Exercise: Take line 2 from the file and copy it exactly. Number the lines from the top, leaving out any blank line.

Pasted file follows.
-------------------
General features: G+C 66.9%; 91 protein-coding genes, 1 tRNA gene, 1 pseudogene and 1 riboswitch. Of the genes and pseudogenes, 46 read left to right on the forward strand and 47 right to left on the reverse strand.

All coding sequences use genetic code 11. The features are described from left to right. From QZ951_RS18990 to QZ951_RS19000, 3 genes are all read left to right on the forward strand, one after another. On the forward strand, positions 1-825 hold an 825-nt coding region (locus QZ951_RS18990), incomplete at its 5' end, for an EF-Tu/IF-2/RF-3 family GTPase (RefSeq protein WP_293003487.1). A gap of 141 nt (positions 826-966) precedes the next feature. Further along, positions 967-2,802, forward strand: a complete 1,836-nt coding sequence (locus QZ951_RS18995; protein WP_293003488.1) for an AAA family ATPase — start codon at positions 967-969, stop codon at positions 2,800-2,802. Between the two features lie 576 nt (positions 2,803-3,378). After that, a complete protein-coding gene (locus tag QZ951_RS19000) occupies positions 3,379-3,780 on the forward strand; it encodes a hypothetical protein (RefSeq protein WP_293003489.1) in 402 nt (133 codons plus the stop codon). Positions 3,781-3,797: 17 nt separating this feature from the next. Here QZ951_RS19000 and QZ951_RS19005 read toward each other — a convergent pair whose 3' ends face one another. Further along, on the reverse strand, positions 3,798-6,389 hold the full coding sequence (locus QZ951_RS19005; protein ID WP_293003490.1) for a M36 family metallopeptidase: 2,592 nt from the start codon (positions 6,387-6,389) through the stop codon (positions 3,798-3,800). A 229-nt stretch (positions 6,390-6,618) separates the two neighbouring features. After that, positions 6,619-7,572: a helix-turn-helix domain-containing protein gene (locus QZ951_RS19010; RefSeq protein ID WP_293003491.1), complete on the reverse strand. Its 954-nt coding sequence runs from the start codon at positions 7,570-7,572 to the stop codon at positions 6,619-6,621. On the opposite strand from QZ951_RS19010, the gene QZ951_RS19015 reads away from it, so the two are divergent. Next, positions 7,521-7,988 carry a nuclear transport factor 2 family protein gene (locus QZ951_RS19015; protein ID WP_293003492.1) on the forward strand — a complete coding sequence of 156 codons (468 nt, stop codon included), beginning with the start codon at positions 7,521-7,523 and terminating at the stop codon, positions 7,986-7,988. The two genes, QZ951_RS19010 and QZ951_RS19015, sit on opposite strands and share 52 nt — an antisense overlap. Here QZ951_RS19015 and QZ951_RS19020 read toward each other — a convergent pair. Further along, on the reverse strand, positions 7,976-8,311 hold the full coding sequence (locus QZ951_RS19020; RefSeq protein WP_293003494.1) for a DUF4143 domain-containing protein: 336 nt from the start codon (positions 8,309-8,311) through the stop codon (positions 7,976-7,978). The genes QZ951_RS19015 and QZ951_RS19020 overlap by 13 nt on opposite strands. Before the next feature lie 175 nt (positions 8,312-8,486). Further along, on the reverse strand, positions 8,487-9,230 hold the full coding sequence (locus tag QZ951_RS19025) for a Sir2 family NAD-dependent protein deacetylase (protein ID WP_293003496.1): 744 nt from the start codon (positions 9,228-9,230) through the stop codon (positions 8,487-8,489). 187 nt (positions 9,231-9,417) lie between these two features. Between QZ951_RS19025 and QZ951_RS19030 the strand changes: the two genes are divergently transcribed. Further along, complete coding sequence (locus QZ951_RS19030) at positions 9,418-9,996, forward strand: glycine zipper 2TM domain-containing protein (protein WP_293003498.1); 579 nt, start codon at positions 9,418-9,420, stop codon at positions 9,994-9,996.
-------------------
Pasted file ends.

All coding sequences use genetic code 11. The features are described from left to right. From QZ951_RS18990 to QZ951_RS19000, 3 genes are all read left to right on the forward strand, one after another. On the forward strand, positions 1-825 hold an 825-nt coding region (locus QZ951_RS18990), incomplete at its 5' end, for an EF-Tu/IF-2/RF-3 family GTPase (RefSeq protein WP_293003487.1). A gap of 141 nt (positions 826-966) precedes the next feature. Further along, positions 967-2,802, forward strand: a complete 1,836-nt coding sequence (locus QZ951_RS18995; protein WP_293003488.1) for an AAA family ATPase — start codon at positions 967-969, stop codon at positions 2,800-2,802. Between the two features lie 576 nt (positions 2,803-3,378). After that, a complete protein-coding gene (locus tag QZ951_RS19000) occupies positions 3,379-3,780 on the forward strand; it encodes a hypothetical protein (RefSeq protein WP_293003489.1) in 402 nt (133 codons plus the stop codon). Positions 3,781-3,797: 17 nt separating this feature from the next. Here QZ951_RS19000 and QZ951_RS19005 read toward each other — a convergent pair whose 3' ends face one another. Further along, on the reverse strand, positions 3,798-6,389 hold the full coding sequence (locus QZ951_RS19005; protein ID WP_293003490.1) for a M36 family metallopeptidase: 2,592 nt from the start codon (positions 6,387-6,389) through the stop codon (positions 3,798-3,800). A 229-nt stretch (positions 6,390-6,618) separates the two neighbouring features. After that, positions 6,619-7,572: a helix-turn-helix domain-containing protein gene (locus QZ951_RS19010; RefSeq protein ID WP_293003491.1), complete on the reverse strand. Its 954-nt coding sequence runs from the start codon at positions 7,570-7,572 to the stop codon at positions 6,619-6,621. On the opposite strand from QZ951_RS19010, the gene QZ951_RS19015 reads away from it, so the two are divergent. Next, positions 7,521-7,988 carry a nuclear transport factor 2 family protein gene (locus QZ951_RS19015; protein ID WP_293003492.1) on the forward strand — a complete coding sequence of 156 codons (468 nt, stop codon included), beginning with the start codon at positions 7,521-7,523 and terminating at the stop codon, positions 7,986-7,988. The two genes, QZ951_RS19010 and QZ951_RS19015, sit on opposite strands and share 52 nt — an antisense overlap. Here QZ951_RS19015 and QZ951_RS19020 read toward each other — a convergent pair. Further along, on the reverse strand, positions 7,976-8,311 hold the full coding sequence (locus QZ951_RS19020; RefSeq protein WP_293003494.1) for a DUF4143 domain-containing protein: 336 nt from the start codon (positions 8,309-8,311) through the stop codon (positions 7,976-7,978). The genes QZ951_RS19015 and QZ951_RS19020 overlap by 13 nt on opposite strands. Before the next feature lie 175 nt (positions 8,312-8,486). Further along, on the reverse strand, positions 8,487-9,230 hold the full coding sequence (locus tag QZ951_RS19025) for a Sir2 family NAD-dependent protein deacetylase (protein ID WP_293003496.1): 744 nt from the start codon (positions 9,228-9,230) through the stop codon (positions 8,487-8,489). 187 nt (positions 9,231-9,417) lie between these two features. Between QZ951_RS19025 and QZ951_RS19030 the strand changes: the two genes are divergently transcribed. Further along, complete coding sequence (locus QZ951_RS19030) at positions 9,418-9,996, forward strand: glycine zipper 2TM domain-containing protein (protein WP_293003498.1); 579 nt, start codon at positions 9,418-9,420, stop codon at positions 9,994-9,996.